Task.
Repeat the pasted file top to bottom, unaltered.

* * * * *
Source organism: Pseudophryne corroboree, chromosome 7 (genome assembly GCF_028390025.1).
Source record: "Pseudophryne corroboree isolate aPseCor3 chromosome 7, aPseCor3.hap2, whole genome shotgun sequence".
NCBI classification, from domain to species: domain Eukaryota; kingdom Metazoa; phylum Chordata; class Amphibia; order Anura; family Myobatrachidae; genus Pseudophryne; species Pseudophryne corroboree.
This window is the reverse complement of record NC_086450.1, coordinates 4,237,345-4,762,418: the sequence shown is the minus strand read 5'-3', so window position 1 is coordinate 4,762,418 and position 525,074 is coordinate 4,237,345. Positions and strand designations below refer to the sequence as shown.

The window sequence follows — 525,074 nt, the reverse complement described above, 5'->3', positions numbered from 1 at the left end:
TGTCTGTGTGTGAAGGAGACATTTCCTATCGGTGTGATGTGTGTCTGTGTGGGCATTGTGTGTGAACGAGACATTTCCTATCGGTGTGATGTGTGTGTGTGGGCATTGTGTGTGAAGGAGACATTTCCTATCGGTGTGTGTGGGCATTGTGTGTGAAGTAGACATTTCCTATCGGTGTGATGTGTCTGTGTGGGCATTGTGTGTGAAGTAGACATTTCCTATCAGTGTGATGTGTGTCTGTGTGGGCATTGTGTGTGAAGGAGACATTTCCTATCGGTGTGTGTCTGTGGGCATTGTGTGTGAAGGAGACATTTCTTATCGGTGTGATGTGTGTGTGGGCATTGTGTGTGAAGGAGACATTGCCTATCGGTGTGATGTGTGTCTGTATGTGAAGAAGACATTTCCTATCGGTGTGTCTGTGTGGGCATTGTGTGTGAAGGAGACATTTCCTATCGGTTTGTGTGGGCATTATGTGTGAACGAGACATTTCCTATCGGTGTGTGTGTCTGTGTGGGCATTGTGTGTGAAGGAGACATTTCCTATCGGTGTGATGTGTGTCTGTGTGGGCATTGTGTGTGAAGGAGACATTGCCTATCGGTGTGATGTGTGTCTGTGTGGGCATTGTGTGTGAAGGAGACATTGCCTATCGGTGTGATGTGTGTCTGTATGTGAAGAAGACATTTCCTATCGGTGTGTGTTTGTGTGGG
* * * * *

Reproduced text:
Source organism: Pseudophryne corroboree, chromosome 7 (genome assembly GCF_028390025.1).
Source record: "Pseudophryne corroboree isolate aPseCor3 chromosome 7, aPseCor3.hap2, whole genome shotgun sequence".
NCBI classification, from domain to species: domain Eukaryota; kingdom Metazoa; phylum Chordata; class Amphibia; order Anura; family Myobatrachidae; genus Pseudophryne; species Pseudophryne corroboree.
This window is the reverse complement of record NC_086450.1, coordinates 4,237,345-4,762,418: the sequence shown is the minus strand read 5'-3', so window position 1 is coordinate 4,762,418 and position 525,074 is coordinate 4,237,345. Positions and strand designations below refer to the sequence as shown.

The window sequence follows — 525,074 nt, the reverse complement described above, 5'->3', positions numbered from 1 at the left end:
TGTCTGTGTGTGAAGGAGACATTTCCTATCGGTGTGATGTGTGTCTGTGTGGGCATTGTGTGTGAACGAGACATTTCCTATCGGTGTGATGTGTGTGTGTGGGCATTGTGTGTGAAGGAGACATTTCCTATCGGTGTGTGTGGGCATTGTGTGTGAAGTAGACATTTCCTATCGGTGTGATGTGTCTGTGTGGGCATTGTGTGTGAAGTAGACATTTCCTATCAGTGTGATGTGTGTCTGTGTGGGCATTGTGTGTGAAGGAGACATTTCCTATCGGTGTGTGTCTGTGGGCATTGTGTGTGAAGGAGACATTTCTTATCGGTGTGATGTGTGTGTGGGCATTGTGTGTGAAGGAGACATTGCCTATCGGTGTGATGTGTGTCTGTATGTGAAGAAGACATTTCCTATCGGTGTGTCTGTGTGGGCATTGTGTGTGAAGGAGACATTTCCTATCGGTTTGTGTGGGCATTATGTGTGAACGAGACATTTCCTATCGGTGTGTGTGTCTGTGTGGGCATTGTGTGTGAAGGAGACATTTCCTATCGGTGTGATGTGTGTCTGTGTGGGCATTGTGTGTGAAGGAGACATTGCCTATCGGTGTGATGTGTGTCTGTGTGGGCATTGTGTGTGAAGGAGACATTGCCTATCGGTGTGATGTGTGTCTGTATGTGAAGAAGACATTTCCTATCGGTGTGTGTTTGTGTGGG